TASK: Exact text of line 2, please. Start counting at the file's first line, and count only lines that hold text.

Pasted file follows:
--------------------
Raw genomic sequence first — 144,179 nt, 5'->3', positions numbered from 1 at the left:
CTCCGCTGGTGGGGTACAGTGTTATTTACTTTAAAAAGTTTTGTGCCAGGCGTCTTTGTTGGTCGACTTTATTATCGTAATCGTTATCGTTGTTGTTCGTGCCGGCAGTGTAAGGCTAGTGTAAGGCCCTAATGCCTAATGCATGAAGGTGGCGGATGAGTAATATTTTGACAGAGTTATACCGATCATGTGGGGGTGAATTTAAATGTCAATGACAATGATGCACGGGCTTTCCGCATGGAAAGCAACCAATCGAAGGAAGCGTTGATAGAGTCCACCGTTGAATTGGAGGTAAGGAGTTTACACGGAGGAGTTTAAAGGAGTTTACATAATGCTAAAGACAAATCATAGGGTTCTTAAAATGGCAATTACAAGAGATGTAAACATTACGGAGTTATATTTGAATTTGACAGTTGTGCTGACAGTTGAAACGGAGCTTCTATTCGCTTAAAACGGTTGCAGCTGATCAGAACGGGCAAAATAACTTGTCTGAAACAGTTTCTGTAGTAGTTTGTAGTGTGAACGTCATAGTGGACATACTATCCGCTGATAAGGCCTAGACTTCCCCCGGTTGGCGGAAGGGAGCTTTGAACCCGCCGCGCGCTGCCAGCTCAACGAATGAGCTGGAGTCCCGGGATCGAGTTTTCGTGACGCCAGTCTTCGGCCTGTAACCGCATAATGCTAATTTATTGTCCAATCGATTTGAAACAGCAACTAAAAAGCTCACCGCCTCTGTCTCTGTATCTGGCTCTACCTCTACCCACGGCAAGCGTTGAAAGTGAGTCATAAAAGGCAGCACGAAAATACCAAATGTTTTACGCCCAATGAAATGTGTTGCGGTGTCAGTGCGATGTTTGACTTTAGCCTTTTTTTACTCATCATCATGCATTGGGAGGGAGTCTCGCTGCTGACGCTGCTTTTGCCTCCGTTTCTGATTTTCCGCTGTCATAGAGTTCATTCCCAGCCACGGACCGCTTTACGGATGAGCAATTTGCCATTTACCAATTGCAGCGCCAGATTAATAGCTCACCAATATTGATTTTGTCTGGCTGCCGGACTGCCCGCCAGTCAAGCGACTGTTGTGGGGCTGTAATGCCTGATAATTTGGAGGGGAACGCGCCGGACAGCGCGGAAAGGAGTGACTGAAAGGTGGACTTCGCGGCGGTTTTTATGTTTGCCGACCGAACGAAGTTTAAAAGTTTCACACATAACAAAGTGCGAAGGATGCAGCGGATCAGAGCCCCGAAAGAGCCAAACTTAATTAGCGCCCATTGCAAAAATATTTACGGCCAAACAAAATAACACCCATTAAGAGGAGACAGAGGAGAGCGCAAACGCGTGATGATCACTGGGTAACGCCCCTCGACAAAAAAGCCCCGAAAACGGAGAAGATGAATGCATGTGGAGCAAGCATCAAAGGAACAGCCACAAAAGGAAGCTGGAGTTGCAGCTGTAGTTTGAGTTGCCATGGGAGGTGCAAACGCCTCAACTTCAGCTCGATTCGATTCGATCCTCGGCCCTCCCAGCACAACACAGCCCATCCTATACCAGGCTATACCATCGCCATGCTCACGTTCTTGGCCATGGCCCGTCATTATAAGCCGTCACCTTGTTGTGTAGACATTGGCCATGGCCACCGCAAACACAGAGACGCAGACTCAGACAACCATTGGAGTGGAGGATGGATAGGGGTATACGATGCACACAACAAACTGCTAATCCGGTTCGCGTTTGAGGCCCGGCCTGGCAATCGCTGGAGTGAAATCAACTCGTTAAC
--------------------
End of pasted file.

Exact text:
CTCCGCTGGTGGGGTACAGTGTTATTTACTTTAAAAAGTTTTGTGCCAGGCGTCTTTGTTGGTCGACTTTATTATCGTAATCGTTATCGTTGTTGTTCGTGCCGGCAGTGTAAGGCTAGTGTAAGGCCCTAATGCCTAATGCATGAAGGTGGCGGATGAGTAATATTTTGACAGAGTTATACCGATCATGTGGGGGTGAATTTAAATGTCAATGACAATGATGCACGGGCTTTCCGCATGGAAAGCAACCAATCGAAGGAAGCGTTGATAGAGTCCACCGTTGAATTGGAGGTAAGGAGTTTACACGGAGGAGTTTAAAGGAGTTTACATAATGCTAAAGACAAATCATAGGGTTCTTAAAATGGCAATTACAAGAGATGTAAACATTACGGAGTTATATTTGAATTTGACAGTTGTGCTGACAGTTGAAACGGAGCTTCTATTCGCTTAAAACGGTTGCAGCTGATCAGAACGGGCAAAATAACTTGTCTGAAACAGTTTCTGTAGTAGTTTGTAGTGTGAACGTCATAGTGGACATACTATCCGCTGATAAGGCCTAGACTTCCCCCGGTTGGCGGAAGGGAGCTTTGAACCCGCCGCGCGCTGCCAGCTCAACGAATGAGCTGGAGTCCCGGGATCGAGTTTTCGTGACGCCAGTCTTCGGCCTGTAACCGCATAATGCTAATTTATTGTCCAATCGATTTGAAACAGCAACTAAAAAGCTCACCGCCTCTGTCTCTGTATCTGGCTCTACCTCTACCCACGGCAAGCGTTGAAAGTGAGTCATAAAAGGCAGCACGAAAATACCAAATGTTTTACGCCCAATGAAATGTGTTGCGGTGTCAGTGCGATGTTTGACTTTAGCCTTTTTTTACTCATCATCATGCATTGGGAGGGAGTCTCGCTGCTGACGCTGCTTTTGCCTCCGTTTCTGATTTTCCGCTGTCATAGAGTTCATTCCCAGCCACGGACCGCTTTACGGATGAGCAATTTGCCATTTACCAATTGCAGCGCCAGATTAATAGCTCACCAATATTGATTTTGTCTGGCTGCCGGACTGCCCGCCAGTCAAGCGACTGTTGTGGGGCTGTAATGCCTGATAATTTGGAGGGGAACGCGCCGGACAGCGCGGAAAGGAGTGACTGAAAGGTGGACTTCGCGGCGGTTTTTATGTTTGCCGACCGAACGAAGTTTAAAAGTTTCACACATAACAAAGTGCGAAGGATGCAGCGGATCAGAGCCCCGAAAGAGCCAAACTTAATTAGCGCCCATTGCAAAAATATTTACGGCCAAACAAAATAACACCCATTAAGAGGAGACAGAGGAGAGCGCAAACGCGTGATGATCACTGGGTAACGCCCCTCGACAAAAAAGCCCCGAAAACGGAGAAGATGAATGCATGTGGAGCAAGCATCAAAGGAACAGCCACAAAAGGAAGCTGGAGTTGCAGCTGTAGTTTGAGTTGCCATGGGAGGTGCAAACGCCTCAACTTCAGCTCGATTCGATTCGATCCTCGGCCCTCCCAGCACAACACAGCCCATCCTATACCAGGCTATACCATCGCCATGCTCACGTTCTTGGCCATGGCCCGTCATTATAAGCCGTCACCTTGTTGTGTAGACATTGGCCATGGCCACCGCAAACACAGAGACGCAGACTCAGACAACCATTGGAGTGGAGGATGGATAGGGGTATACGATGCACACAACAAACTGCTAATCCGGTTCGCGTTTGAGGCCCGGCCTGGCAATCGCTGGAGTGAAATCAACTCGTTAAC